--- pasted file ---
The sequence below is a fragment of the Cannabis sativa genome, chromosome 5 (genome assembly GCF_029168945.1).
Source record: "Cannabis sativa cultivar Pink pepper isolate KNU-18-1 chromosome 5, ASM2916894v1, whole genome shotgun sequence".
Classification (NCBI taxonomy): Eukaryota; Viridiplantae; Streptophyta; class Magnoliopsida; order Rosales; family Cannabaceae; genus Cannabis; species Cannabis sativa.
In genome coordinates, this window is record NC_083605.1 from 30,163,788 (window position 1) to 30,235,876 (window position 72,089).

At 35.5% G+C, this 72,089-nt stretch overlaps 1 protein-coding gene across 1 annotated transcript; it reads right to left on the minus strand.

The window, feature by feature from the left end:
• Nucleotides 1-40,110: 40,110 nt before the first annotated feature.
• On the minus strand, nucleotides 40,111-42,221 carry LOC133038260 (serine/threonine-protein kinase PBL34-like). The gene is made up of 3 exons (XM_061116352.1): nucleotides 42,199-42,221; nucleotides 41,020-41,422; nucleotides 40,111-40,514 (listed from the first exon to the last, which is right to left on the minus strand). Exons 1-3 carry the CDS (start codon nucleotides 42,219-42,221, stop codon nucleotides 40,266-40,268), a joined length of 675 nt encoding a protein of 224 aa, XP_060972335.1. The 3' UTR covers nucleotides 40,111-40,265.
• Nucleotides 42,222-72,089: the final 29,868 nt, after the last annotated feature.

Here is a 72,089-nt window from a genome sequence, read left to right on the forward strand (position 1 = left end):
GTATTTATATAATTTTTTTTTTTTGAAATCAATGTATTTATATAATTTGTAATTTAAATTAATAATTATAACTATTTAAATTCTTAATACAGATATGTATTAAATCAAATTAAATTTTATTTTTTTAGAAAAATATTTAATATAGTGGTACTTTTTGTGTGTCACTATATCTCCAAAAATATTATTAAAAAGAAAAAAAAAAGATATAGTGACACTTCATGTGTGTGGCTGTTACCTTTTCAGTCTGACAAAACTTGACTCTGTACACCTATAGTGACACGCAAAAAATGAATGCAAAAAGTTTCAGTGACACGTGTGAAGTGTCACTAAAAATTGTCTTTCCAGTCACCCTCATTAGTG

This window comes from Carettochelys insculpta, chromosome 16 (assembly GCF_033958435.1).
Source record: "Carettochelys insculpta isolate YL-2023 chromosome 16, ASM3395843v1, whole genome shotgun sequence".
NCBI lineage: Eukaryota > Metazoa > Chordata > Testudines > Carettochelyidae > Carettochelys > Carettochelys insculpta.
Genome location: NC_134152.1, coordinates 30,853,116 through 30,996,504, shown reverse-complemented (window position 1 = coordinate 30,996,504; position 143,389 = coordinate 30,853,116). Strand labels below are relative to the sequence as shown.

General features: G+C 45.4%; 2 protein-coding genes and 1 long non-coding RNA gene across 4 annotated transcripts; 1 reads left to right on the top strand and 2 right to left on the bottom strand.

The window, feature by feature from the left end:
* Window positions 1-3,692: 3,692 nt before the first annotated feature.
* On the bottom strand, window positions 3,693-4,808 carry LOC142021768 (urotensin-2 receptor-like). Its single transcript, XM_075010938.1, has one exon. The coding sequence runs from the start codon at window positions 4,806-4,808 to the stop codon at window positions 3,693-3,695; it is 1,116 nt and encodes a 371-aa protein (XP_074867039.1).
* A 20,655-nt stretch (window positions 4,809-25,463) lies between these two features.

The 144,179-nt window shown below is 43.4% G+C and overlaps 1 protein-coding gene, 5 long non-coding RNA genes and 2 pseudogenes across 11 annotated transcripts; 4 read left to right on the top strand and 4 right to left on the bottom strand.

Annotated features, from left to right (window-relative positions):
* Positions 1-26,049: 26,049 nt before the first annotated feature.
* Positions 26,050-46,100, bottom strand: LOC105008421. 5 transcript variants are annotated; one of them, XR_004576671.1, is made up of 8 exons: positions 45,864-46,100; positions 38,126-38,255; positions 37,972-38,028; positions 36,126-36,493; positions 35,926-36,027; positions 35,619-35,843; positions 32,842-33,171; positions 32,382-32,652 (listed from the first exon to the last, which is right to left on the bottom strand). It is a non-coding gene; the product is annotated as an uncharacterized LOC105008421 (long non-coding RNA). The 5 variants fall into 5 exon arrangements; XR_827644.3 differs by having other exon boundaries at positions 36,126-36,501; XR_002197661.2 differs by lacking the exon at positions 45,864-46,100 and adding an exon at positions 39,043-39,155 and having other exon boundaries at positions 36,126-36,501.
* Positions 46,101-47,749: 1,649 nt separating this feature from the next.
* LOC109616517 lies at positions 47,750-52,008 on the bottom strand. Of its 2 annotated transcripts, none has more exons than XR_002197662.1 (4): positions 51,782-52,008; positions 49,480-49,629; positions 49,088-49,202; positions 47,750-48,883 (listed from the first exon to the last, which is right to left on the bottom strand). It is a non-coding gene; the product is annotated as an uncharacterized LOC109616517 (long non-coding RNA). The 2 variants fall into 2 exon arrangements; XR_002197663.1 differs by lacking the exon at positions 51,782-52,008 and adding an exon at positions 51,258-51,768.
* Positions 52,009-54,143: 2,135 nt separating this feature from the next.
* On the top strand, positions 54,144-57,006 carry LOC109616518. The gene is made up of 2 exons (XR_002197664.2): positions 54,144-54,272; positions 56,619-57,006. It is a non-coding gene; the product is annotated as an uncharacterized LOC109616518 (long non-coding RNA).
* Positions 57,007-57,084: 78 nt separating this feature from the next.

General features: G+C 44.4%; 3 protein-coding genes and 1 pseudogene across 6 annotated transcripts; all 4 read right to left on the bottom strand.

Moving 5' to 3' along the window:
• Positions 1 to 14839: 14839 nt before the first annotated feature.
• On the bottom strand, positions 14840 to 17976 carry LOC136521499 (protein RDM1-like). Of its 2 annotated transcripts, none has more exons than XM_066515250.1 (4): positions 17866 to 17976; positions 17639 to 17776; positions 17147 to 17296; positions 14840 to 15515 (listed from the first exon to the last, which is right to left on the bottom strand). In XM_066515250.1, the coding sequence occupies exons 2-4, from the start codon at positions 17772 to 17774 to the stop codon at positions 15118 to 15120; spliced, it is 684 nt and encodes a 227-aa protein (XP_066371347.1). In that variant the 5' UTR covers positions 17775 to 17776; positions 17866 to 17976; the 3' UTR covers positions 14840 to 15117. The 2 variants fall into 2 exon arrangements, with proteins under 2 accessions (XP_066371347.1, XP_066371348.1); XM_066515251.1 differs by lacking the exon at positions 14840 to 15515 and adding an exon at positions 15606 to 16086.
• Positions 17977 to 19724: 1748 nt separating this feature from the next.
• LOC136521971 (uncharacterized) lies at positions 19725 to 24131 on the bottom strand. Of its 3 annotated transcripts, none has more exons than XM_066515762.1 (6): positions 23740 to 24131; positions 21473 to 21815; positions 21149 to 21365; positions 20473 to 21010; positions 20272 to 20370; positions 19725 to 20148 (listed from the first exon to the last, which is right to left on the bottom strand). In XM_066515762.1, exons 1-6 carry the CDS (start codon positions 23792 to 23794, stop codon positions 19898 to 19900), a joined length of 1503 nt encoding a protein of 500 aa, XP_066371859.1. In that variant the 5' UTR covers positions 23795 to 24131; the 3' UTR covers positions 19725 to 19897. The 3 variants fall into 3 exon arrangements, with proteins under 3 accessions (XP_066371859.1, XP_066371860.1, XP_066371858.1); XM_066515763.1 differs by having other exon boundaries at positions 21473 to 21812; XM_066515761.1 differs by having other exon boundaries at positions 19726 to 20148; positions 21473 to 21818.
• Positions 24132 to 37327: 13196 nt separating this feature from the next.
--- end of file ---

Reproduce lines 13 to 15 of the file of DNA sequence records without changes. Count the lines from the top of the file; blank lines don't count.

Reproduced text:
Source record: "Carettochelys insculpta isolate YL-2023 chromosome 16, ASM3395843v1, whole genome shotgun sequence".
NCBI lineage: Eukaryota > Metazoa > Chordata > Testudines > Carettochelyidae > Carettochelys > Carettochelys insculpta.
Genome location: NC_134152.1, coordinates 30,853,116 through 30,996,504, shown reverse-complemented (window position 1 = coordinate 30,996,504; position 143,389 = coordinate 30,853,116). Strand labels below are relative to the sequence as shown.